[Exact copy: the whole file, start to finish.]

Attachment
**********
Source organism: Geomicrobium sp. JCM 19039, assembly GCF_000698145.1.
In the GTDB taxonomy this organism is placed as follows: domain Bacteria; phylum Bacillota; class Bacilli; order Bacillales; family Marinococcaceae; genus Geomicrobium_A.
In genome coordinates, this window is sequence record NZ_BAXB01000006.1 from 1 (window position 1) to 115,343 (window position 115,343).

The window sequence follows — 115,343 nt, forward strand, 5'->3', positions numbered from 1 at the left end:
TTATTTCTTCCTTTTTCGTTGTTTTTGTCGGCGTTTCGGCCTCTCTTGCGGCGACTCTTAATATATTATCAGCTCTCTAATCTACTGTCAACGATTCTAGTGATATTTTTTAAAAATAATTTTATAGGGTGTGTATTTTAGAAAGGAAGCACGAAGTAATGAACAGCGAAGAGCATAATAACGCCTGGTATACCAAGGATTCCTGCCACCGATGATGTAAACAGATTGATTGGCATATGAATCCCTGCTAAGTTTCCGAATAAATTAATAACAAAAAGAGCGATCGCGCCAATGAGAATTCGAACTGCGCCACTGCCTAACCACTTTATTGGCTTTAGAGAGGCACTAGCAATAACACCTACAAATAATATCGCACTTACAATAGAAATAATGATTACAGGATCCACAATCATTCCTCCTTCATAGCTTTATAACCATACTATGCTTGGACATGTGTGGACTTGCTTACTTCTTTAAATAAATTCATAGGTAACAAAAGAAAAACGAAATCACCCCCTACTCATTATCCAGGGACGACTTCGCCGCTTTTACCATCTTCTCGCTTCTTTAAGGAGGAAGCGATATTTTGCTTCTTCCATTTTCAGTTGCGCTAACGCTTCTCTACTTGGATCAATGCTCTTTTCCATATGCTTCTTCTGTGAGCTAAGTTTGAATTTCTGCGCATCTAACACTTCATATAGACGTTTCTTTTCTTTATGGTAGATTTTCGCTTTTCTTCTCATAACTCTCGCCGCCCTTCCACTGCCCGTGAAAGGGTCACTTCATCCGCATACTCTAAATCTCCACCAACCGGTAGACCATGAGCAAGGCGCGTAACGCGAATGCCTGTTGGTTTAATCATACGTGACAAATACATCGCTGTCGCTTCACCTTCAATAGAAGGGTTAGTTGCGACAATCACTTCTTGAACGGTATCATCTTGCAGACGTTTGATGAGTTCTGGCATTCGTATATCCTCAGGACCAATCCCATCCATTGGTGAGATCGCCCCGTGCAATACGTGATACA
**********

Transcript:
Source organism: Geomicrobium sp. JCM 19039, assembly GCF_000698145.1.
In the GTDB taxonomy this organism is placed as follows: domain Bacteria; phylum Bacillota; class Bacilli; order Bacillales; family Marinococcaceae; genus Geomicrobium_A.
In genome coordinates, this window is sequence record NZ_BAXB01000006.1 from 1 (window position 1) to 115,343 (window position 115,343).

The window sequence follows — 115,343 nt, forward strand, 5'->3', positions numbered from 1 at the left end:
TTATTTCTTCCTTTTTCGTTGTTTTTGTCGGCGTTTCGGCCTCTCTTGCGGCGACTCTTAATATATTATCAGCTCTCTAATCTACTGTCAACGATTCTAGTGATATTTTTTAAAAATAATTTTATAGGGTGTGTATTTTAGAAAGGAAGCACGAAGTAATGAACAGCGAAGAGCATAATAACGCCTGGTATACCAAGGATTCCTGCCACCGATGATGTAAACAGATTGATTGGCATATGAATCCCTGCTAAGTTTCCGAATAAATTAATAACAAAAAGAGCGATCGCGCCAATGAGAATTCGAACTGCGCCACTGCCTAACCACTTTATTGGCTTTAGAGAGGCACTAGCAATAACACCTACAAATAATATCGCACTTACAATAGAAATAATGATTACAGGATCCACAATCATTCCTCCTTCATAGCTTTATAACCATACTATGCTTGGACATGTGTGGACTTGCTTACTTCTTTAAATAAATTCATAGGTAACAAAAGAAAAACGAAATCACCCCCTACTCATTATCCAGGGACGACTTCGCCGCTTTTACCATCTTCTCGCTTCTTTAAGGAGGAAGCGATATTTTGCTTCTTCCATTTTCAGTTGCGCTAACGCTTCTCTACTTGGATCAATGCTCTTTTCCATATGCTTCTTCTGTGAGCTAAGTTTGAATTTCTGCGCATCTAACACTTCATATAGACGTTTCTTTTCTTTATGGTAGATTTTCGCTTTTCTTCTCATAACTCTCGCCGCCCTTCCACTGCCCGTGAAAGGGTCACTTCATCCGCATACTCTAAATCTCCACCAACCGGTAGACCATGAGCAAGGCGCGTAACGCGAATGCCTGTTGGTTTAATCATACGTGACAAATACATCGCTGTCGCTTCACCTTCAATAGAAGGGTTAGTTGCGACAATCACTTCTTGAACGGTATCATCTTGCAGACGTTTGATGAGTTCTGGCATTCGTATATCCTCAGGACCAATCCCATCCATTGGTGAGATCGCCCCGTGCAATACGTGATACA